University of Limerick
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Decision-making in professional sporting environments: An International survey of experienced performance support staff perspectives

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posted on 2024-02-28, 09:31 authored by PJ Wilson, Gregory Roe, John KielyJohn Kiely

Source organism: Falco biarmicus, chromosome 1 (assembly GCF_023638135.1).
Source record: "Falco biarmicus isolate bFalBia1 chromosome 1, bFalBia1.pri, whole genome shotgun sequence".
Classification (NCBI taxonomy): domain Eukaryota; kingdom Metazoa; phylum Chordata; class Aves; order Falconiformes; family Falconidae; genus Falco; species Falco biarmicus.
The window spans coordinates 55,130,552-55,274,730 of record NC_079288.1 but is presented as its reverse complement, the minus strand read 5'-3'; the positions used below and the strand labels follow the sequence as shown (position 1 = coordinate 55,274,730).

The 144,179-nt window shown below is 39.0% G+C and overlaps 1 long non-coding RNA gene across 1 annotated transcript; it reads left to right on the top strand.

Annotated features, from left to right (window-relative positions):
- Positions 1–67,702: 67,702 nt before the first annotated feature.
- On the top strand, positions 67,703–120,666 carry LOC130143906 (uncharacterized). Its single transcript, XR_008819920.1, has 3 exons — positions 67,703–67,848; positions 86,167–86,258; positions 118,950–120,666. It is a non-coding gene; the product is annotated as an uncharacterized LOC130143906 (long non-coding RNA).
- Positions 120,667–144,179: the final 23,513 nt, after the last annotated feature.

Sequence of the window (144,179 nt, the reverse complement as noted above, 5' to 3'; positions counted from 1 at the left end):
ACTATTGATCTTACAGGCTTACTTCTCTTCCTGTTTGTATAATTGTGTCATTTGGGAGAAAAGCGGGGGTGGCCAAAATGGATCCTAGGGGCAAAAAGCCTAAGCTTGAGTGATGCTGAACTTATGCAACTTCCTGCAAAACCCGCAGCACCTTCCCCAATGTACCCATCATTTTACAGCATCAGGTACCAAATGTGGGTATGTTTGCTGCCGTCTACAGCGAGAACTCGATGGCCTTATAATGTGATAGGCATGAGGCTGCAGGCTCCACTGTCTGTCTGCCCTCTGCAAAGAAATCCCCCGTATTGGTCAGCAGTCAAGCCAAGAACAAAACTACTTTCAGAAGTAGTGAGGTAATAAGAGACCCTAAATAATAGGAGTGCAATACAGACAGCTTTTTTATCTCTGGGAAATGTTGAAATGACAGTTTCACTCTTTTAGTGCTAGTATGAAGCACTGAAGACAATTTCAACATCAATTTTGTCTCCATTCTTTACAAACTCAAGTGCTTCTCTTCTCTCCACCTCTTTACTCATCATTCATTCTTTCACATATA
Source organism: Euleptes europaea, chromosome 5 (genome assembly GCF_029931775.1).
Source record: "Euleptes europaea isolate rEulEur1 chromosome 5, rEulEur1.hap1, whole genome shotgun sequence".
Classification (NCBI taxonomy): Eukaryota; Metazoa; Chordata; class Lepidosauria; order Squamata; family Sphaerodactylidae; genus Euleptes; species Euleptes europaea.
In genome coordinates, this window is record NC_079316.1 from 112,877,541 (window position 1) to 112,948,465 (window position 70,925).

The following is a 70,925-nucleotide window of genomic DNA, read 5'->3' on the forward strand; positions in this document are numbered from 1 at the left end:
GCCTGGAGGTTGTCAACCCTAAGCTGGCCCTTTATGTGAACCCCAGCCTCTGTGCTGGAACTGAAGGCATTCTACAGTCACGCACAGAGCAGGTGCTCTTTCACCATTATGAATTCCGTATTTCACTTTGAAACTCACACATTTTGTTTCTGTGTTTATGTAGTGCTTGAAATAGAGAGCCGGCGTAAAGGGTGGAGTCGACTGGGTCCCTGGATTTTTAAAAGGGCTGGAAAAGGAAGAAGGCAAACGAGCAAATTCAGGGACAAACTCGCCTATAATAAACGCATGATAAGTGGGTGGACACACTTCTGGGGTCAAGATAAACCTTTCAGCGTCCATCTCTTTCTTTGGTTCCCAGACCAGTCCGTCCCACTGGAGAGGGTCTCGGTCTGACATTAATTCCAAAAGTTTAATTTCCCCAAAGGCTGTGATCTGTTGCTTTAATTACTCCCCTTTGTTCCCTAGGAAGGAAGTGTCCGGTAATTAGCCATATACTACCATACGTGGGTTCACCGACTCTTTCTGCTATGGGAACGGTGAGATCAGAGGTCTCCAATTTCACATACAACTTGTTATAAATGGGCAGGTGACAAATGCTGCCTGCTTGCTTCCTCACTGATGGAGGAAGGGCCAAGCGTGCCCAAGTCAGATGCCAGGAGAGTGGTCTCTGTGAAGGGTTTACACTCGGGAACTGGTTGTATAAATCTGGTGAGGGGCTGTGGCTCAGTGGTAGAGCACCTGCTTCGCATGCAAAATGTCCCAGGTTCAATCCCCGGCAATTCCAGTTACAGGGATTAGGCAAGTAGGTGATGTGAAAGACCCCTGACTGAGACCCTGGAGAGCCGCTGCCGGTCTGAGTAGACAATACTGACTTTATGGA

Background Decision-making is a critical component of performance support staff responsibilities, yet research exploring staff perceptions relating to key facets of decision-making is lacking. Objectives The objectives of this study were to explore perceptions of performance support staff relating to; the importance of decision-making in their role, the value of team decision-making, strategies to enhance decision-making skills, monitoring the process and outcome of decisions, and the obstacles to good decision-making within their working contexts. Methods A mixed-methods approached was used to explore perceptions of decision-making in 191 performance support staff (male = 179, female = 12) working in professional (n = 147) or international (n = 44) sport. Results Performance support staff reported decision-making as extremely important to their role; however only 31% had received formal decision-making education and revealed a lack of people development and a lack of skills and education within their organisations. Most support staff conveyed that team decision-making is a valuable endeavour and augments decision outcomes; yet articulated ineffective teamwork as an obstacle to good decision-making in their environments. Largely, performance support staff reported an absence of organisational strategy and processes and procedures for tracking and making decisions respectively, while only 22% had a consistent reviewing and updating process. When making decisions, performance support staff faced several different cognitive biases and were challenged by the pressure and the time sensitive nature of their environments. Conclusion Performance support staff recognised the importance of decision-making in their roles; yet also identified many obstacles to effective decision-making. The perspectives documented here suggest that performance support staff would likely benefit from undertaking evidence-based training and implementing scientifically informed strategies to enhance decision-making processes within their organisations.



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